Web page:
How we measure or record time is always changing. Photo: Morf Morford

When I was a child, polio, TB, small pox and measles were common (and often fatal) among children.

For a variety of reasons, from lax vaccinations to increased disease resistance to antibiotics, we are seeing a resurgence of these once rare diseases.

But that’s not all.  There are 136 epidemics being tracked globally. 18 in the United States.  (3*)

Will the future offer us – and our children – more protection from serious disease? Or more vulnerability to it?

A related question is; what will be the future of children in general?

The future has a way of arriving unannounced.   George Will

Virtually every nation – especially Northern Europe and North America (and parts of Asia – especially Japan and Korea) is experiencing a noticeable, even extreme drop in birth rates.  (4*) The impact of this on taxes, migration, real state prices and the job market are anyone’s guess.

One unexpected impact is that, even in an era of hyper-inflated real estate prices in some places, some municipalities (in Italy and Japan in particular) are literally giving away abandoned homes – in Italy, even castles.  (5*)

So in our foreseeable future, will housing cost more, much more, less or possibly much less?

Prediction is very difficult, especially if it’s about the future. –Nils Bohr, Nobel laureate in Physics

The job market is at least as variable. According to the AARP, 10,000 workers across America are reaching retirement each day.

Not only are 10,000 workers disappearing, but thousands of jobs are evaporating as well.

The first jobs for many of us, in retail and customer service, are disappearing faster – and at a greater scale than most.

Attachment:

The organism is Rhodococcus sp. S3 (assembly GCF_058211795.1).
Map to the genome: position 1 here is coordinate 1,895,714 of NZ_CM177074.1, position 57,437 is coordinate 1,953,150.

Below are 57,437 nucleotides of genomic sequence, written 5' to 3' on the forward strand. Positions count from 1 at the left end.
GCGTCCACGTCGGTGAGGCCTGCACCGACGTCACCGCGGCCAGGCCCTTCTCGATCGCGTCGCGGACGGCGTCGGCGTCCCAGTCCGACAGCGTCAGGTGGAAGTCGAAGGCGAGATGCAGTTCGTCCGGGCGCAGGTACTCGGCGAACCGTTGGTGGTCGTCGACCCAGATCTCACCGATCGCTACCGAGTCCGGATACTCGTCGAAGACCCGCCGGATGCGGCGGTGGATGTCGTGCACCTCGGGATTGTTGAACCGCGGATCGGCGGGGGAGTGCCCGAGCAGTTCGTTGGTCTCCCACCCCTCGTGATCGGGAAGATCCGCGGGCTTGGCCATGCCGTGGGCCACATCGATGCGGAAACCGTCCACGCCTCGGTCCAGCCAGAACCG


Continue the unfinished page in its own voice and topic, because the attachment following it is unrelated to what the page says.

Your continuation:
If anything is gone forever from the career landscape it is job security – and employee loyalty.

Is work itself obsolete? Five years from now, will everyone essentially be self-employed?

Will pay be more equitable in the future? Less?

Are we heading for a social context with increased opportunity or will we become, as many have forecast, a nation of cyber-serfs and corporate overlords?

Is the gig economy – where even those who are “successful” have two or even three “side hustles” the “new normal”?

Even if you put aside major issues like cyber-hacking, corporate espionage, unforeseeable impacts of climate change, sabotage of stock markets and elections around the world, the future of basics like food, shelter and health for the average person is frightening and unstable enough.

Stay tuned. The future is unfolding faster than most of us can fathom. Opportunities and challenges emerge like quicksand in front of us and are often indistinguishable.

What looks like a challenge or even a catastrophe, just might, if comprehended correctly, be the opportunity of a lifetime.

No matter what happens, we will almost certainly look back on our era as a time of simplicity if not naïveté.



(2*)    To see how poverty is “distributed” across America, take a look here –  As you can see, children and non-whites are vastly more impacted by poverty.


(4*) or or

(5*) or